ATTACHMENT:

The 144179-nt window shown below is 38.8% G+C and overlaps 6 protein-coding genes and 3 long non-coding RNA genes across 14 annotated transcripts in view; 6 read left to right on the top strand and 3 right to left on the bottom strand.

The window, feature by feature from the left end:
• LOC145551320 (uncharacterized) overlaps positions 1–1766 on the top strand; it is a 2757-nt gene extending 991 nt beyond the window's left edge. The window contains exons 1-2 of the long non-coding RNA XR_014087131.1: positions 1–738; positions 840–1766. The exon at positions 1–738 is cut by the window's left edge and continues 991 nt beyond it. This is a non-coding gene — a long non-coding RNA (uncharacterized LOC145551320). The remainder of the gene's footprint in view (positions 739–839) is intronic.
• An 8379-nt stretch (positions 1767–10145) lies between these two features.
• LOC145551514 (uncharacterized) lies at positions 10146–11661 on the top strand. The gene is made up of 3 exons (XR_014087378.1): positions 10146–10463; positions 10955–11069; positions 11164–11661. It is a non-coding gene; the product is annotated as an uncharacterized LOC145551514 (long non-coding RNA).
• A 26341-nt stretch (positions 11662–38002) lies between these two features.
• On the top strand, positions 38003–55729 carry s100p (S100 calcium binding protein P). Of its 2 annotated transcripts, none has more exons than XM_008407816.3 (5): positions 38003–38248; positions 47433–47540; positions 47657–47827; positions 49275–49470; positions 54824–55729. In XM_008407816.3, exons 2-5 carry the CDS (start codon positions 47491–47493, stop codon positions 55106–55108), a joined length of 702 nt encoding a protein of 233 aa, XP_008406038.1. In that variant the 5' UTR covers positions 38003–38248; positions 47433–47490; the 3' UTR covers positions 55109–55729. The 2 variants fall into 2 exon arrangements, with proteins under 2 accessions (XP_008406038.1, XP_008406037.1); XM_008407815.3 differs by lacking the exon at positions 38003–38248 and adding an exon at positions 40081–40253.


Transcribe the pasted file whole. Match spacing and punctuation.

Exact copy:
The 144179-nt window shown below is 38.8% G+C and overlaps 6 protein-coding genes and 3 long non-coding RNA genes across 14 annotated transcripts in view; 6 read left to right on the top strand and 3 right to left on the bottom strand.

The window, feature by feature from the left end:
• LOC145551320 (uncharacterized) overlaps positions 1–1766 on the top strand; it is a 2757-nt gene extending 991 nt beyond the window's left edge. The window contains exons 1-2 of the long non-coding RNA XR_014087131.1: positions 1–738; positions 840–1766. The exon at positions 1–738 is cut by the window's left edge and continues 991 nt beyond it. This is a non-coding gene — a long non-coding RNA (uncharacterized LOC145551320). The remainder of the gene's footprint in view (positions 739–839) is intronic.
• An 8379-nt stretch (positions 1767–10145) lies between these two features.
• LOC145551514 (uncharacterized) lies at positions 10146–11661 on the top strand. The gene is made up of 3 exons (XR_014087378.1): positions 10146–10463; positions 10955–11069; positions 11164–11661. It is a non-coding gene; the product is annotated as an uncharacterized LOC145551514 (long non-coding RNA).
• A 26341-nt stretch (positions 11662–38002) lies between these two features.
• On the top strand, positions 38003–55729 carry s100p (S100 calcium binding protein P). Of its 2 annotated transcripts, none has more exons than XM_008407816.3 (5): positions 38003–38248; positions 47433–47540; positions 47657–47827; positions 49275–49470; positions 54824–55729. In XM_008407816.3, exons 2-5 carry the CDS (start codon positions 47491–47493, stop codon positions 55106–55108), a joined length of 702 nt encoding a protein of 233 aa, XP_008406038.1. In that variant the 5' UTR covers positions 38003–38248; positions 47433–47490; the 3' UTR covers positions 55109–55729. The 2 variants fall into 2 exon arrangements, with proteins under 2 accessions (XP_008406038.1, XP_008406037.1); XM_008407815.3 differs by lacking the exon at positions 38003–38248 and adding an exon at positions 40081–40253.